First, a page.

Oil Spill in Minnesota After Canadian Train Derails
A Canadian train carrying crude oil through western Minnesota derailed Wednesday, causing the first major spill in North America by rail transit—a bad omen for the prospect of the Keystone XL pipeline?
Canadian Pacific Railway Ltd, Canada's second-largest railroad, reported that 14 of its 94-car, mile-long train fell off the tracks. A spokesman says only one 26,000-gallon tank had ruptured and has yet to comment on the type of crude spilled. Meanwhile, the Minnesota Pollution Control Agency estimates that 20,000 to 30,000 gallons, 475 to 715 barrels, leaked, Reuters reports.
Colder weather has somewhat hindered cleanup, making it more difficult to recover thickening oil. Frozen grounds, fortunately, offer more protection to surface or ground water in the area.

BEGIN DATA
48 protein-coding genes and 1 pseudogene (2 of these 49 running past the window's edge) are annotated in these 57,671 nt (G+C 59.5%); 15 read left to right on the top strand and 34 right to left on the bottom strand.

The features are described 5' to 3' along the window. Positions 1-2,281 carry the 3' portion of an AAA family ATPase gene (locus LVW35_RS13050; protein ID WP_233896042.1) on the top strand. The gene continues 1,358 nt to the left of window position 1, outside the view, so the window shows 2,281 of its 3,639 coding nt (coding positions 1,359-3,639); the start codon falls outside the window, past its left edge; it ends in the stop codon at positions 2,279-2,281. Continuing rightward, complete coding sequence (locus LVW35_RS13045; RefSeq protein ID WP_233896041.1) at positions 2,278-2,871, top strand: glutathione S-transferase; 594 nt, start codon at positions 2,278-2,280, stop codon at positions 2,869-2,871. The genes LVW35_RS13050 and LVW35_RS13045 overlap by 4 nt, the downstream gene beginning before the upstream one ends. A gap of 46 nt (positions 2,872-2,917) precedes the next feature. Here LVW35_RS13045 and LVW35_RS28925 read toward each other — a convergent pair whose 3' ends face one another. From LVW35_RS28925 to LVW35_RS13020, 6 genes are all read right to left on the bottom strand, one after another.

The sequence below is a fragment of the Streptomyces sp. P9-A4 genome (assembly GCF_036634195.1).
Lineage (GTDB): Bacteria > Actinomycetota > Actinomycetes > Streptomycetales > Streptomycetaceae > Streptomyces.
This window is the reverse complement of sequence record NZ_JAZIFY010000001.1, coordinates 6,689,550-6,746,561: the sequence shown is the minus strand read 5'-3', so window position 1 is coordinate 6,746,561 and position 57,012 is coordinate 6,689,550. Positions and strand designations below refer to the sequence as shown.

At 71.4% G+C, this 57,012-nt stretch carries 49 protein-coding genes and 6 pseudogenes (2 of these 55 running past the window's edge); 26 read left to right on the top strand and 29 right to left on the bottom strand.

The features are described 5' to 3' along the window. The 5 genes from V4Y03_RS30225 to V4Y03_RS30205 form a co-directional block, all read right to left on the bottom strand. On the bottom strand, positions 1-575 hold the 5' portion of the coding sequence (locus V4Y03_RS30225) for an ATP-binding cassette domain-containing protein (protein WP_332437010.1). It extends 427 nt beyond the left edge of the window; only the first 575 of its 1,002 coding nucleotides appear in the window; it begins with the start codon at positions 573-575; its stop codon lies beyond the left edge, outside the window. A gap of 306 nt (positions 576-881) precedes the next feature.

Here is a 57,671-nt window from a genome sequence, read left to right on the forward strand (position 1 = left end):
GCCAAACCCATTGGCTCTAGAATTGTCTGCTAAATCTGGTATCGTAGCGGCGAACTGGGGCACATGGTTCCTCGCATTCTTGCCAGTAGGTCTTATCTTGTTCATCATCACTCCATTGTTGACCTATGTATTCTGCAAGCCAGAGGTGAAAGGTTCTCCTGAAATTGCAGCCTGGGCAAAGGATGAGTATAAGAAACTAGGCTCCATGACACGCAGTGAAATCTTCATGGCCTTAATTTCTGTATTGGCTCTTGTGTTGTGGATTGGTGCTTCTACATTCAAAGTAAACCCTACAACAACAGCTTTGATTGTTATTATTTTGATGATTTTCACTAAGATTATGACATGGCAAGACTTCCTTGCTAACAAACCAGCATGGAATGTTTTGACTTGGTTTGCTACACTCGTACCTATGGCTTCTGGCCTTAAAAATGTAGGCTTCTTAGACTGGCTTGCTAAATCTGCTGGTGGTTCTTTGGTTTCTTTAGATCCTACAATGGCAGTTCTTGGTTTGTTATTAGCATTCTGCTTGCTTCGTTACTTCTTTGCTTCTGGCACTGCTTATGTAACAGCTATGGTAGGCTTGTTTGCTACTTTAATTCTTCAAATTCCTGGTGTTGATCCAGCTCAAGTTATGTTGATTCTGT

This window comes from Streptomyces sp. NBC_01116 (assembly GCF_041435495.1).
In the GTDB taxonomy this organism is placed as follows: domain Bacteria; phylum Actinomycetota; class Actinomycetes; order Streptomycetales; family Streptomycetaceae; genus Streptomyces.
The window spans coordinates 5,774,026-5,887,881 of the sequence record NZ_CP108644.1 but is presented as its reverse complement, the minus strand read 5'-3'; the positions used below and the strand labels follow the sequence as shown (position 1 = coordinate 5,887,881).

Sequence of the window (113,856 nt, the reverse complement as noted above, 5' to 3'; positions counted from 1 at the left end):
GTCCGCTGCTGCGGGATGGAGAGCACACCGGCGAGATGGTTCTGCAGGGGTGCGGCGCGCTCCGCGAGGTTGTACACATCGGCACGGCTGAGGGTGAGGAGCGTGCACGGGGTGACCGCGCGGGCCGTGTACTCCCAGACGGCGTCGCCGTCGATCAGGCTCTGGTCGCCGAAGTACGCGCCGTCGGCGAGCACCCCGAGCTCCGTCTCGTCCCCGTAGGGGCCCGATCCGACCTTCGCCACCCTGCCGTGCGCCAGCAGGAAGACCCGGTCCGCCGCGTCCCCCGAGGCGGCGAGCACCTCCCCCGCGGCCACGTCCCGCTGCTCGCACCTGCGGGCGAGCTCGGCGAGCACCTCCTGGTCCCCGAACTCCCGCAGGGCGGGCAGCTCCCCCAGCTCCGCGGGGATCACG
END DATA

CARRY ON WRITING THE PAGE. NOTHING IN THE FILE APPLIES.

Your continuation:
Rail shipment of oil has rapidly increased in North America as oil production has outgrown pipeline capacity. On average, about 40,000 barrels per day were shipped via train to the US in 2012, according to Canada's National Energy Board.
Although environmentalists continue to vehemently oppose the prospect of pipelines carrying oil from Canada's vast tar sands to refineries in the US Gulf Coast, supporters beg the question: is rail any better?
Actually, it probably is. Spills from rail cars are rare, and delivering crude by rail has been historically effective for producers to develop massive volumes of oil production in areas of the US lacking pipelines. The Keystone oil pipeline alone has already seen twelve oil spills in North Dakota—the largest of which included about 400 barrels of oil. And that's just the beginning. Is it worth the risk?
Photo Credit: REUTERS/Doug Bellfeuille/Minnesota Pollution Control Agency/Handout
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